Key bills on teacher training, counselor duties and more hit… | TCTA
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Key bills on teacher training, counselor duties and more hit the home stretch

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Several bills of interest to educators have passed in recent days, including these:

  • SB 1267 (Sen. Royce West/Rep. JM Lozano) is a major teacher training bill representing a great deal of effort on the part of legislators and stakeholders, including TCTA, prior to the legislative session. TCTA served as a subgroup lead during the interim process, helping to develop recommendations to streamline training and professional development requirements and eliminate unnecessary and duplicative provisions in law. These changes should help teachers have a greater ability to self-select relevant professional development. After a few stumbling blocks, it passed the House on a final vote Tuesday and will return to the Senate for consideration of some changes made in the House.
  • SB 179 (Sen. Eddie Lucio/Rep. Dan Huberty) requires districts (with some exceptions) to adopt a policy that requires counselors to spend at least 80% of their work time on duties that are considered components of a counseling program – which does not include time spent administering student assessments. The bill has passed both houses and is headed to the governor’s desk.
  • SB 776 (Sen. Eddie Lucio/Rep. Alec Dominguez) requires the UIL to ensure that students with intellectual disabilities have an opportunity to participate in athletic activities by establishing an inclusive sports program. SB 776 is headed to the governor.
  • SB 1444 (Sen. Larry Taylor/Rep. Greg Bonnen) allows districts to withdraw from TRS-ActiveCare, provided that they remain out for at least five years; a district deciding to enter or re-enter ActiveCare must remain in the plan for at least five years. It also closes the DOI loophole that threatened to cause larger premium increases for ActiveCare participants. (Click here for background information.) The bill will move next to the governor’s desk.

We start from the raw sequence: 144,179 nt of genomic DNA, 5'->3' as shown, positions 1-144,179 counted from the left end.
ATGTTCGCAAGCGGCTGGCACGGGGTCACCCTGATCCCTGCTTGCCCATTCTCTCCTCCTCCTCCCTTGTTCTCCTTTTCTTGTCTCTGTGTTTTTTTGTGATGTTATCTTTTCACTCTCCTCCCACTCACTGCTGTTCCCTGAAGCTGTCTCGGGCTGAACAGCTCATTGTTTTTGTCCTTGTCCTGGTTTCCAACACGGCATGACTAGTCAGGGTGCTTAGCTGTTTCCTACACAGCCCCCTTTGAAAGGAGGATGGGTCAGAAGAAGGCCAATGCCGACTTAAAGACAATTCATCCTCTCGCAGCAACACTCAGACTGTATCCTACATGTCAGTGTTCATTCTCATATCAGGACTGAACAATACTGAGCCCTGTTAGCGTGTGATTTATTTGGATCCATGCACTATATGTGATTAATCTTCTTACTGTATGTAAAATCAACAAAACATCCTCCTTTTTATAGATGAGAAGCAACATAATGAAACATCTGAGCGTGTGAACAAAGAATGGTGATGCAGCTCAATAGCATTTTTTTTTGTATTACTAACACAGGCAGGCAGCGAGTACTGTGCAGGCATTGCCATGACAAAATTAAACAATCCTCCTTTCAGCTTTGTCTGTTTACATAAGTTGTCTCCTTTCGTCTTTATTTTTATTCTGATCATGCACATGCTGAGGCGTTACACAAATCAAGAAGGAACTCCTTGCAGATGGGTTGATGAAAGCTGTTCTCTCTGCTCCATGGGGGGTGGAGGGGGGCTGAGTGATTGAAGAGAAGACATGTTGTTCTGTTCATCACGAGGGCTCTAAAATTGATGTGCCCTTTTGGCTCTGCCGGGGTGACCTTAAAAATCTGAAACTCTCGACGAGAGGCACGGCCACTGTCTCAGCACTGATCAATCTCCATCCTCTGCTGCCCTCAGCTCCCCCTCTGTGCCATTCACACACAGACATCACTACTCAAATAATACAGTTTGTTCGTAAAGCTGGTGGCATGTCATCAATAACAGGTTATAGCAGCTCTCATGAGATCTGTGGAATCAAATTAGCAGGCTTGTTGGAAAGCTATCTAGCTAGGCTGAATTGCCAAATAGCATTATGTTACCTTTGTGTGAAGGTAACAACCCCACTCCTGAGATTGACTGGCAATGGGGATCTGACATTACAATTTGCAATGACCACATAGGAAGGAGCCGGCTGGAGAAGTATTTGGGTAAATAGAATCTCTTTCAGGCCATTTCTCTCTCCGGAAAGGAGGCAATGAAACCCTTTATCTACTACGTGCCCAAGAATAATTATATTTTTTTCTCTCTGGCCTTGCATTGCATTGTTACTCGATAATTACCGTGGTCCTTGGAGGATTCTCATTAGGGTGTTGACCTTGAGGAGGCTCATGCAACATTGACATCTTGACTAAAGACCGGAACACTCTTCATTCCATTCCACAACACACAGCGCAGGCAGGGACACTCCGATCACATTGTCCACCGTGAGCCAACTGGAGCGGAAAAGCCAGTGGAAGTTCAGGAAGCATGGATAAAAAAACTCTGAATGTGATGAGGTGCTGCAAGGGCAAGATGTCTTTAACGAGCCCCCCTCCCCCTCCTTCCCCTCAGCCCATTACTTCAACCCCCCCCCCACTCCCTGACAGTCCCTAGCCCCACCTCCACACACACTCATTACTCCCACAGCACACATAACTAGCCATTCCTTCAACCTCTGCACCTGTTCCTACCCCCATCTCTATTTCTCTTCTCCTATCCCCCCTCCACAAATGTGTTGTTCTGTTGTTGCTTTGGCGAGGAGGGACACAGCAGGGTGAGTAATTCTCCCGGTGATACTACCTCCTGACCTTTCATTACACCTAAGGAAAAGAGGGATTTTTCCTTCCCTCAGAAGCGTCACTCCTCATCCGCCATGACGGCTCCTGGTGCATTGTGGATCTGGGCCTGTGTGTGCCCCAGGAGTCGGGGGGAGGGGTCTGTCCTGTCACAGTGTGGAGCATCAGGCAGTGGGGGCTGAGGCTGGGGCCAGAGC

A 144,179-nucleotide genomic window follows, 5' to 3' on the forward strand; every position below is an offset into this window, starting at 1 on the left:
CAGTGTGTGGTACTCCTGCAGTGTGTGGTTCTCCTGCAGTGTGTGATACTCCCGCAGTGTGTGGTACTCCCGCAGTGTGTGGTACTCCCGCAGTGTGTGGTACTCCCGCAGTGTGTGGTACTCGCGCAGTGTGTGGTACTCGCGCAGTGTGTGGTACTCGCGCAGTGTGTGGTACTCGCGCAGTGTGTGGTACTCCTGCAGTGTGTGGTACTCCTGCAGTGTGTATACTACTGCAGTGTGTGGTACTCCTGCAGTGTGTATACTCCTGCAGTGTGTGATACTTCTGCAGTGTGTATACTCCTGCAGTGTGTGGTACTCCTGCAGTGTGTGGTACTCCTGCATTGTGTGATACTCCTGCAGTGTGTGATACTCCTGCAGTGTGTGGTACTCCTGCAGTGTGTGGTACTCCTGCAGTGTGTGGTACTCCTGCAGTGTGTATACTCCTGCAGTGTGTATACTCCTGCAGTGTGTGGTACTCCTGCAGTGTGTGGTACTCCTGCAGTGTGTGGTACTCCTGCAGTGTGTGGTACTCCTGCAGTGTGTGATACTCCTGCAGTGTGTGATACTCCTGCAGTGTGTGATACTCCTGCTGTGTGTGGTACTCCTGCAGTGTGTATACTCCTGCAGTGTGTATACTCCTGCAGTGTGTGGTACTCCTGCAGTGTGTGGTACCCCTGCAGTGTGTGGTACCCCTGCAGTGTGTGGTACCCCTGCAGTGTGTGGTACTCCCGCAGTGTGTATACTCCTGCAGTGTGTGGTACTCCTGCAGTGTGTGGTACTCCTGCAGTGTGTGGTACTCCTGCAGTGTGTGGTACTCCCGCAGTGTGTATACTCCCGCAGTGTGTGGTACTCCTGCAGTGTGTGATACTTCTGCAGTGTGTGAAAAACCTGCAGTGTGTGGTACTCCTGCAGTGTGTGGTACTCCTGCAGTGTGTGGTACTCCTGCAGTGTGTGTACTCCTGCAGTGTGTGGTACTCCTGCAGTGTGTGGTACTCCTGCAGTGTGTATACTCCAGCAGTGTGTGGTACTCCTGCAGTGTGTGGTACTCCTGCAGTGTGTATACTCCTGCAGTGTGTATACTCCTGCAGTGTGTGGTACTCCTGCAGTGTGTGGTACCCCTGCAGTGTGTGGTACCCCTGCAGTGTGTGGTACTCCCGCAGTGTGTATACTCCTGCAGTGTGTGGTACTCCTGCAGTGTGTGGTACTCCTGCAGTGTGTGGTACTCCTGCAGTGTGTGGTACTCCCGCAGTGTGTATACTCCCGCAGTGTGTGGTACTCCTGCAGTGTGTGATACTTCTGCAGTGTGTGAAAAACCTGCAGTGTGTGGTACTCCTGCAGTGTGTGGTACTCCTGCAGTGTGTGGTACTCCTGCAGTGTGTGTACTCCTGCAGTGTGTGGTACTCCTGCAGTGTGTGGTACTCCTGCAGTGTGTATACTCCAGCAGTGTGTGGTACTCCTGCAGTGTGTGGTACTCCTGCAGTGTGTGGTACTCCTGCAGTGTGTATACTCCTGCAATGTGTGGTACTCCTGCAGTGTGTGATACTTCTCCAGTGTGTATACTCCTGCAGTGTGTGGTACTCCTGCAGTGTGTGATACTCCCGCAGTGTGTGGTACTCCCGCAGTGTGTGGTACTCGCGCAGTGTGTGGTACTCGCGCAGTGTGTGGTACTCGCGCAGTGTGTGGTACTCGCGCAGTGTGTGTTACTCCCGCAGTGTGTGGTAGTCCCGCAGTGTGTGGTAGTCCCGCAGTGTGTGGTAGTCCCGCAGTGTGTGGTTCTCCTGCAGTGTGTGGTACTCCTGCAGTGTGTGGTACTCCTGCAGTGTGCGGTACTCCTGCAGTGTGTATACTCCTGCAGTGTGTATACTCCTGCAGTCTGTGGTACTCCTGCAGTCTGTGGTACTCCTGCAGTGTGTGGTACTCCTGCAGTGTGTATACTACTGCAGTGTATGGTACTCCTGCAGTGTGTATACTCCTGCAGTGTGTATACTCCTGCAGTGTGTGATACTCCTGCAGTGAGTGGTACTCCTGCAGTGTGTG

• SB 481 (Sen. Lois Kolkhorst/Rep. Mike Schofield) will allow parents to transfer their student to another district if their home district announces that it intends to provide only virtual instruction for more than one grading period during the year, and if the requested district accepts the transfer. It has been sent to the governor.
  • SB 1697 (Sen. Angela Paxton/Rep. Ken King) allows parents to choose to have their child repeat a grade or a course. Specifically, a student in preK through grade 8 could repeat the grade; a student in high school could repeat a course, unless the school determined that the student had already met the requirements for graduation. A district disagreeing with the parent’s choice would convene a retention committee to discuss the issue with the parent, but ultimately the parent’s final choice would be honored. This new option would only be allowed next year for students in grades 4-8. SB 1697 will head to the governor next.
  • SB 1356 (Sen. Bryan Hughes/Rep. Harold Dutton) would allow active or retired teachers who belong to a participating nonprofit teacher organization to join a tutoring program (for compensation or as a volunteer) on an individualized or small-group basis. This bill will go to a conference committee to work out House/Senate differences.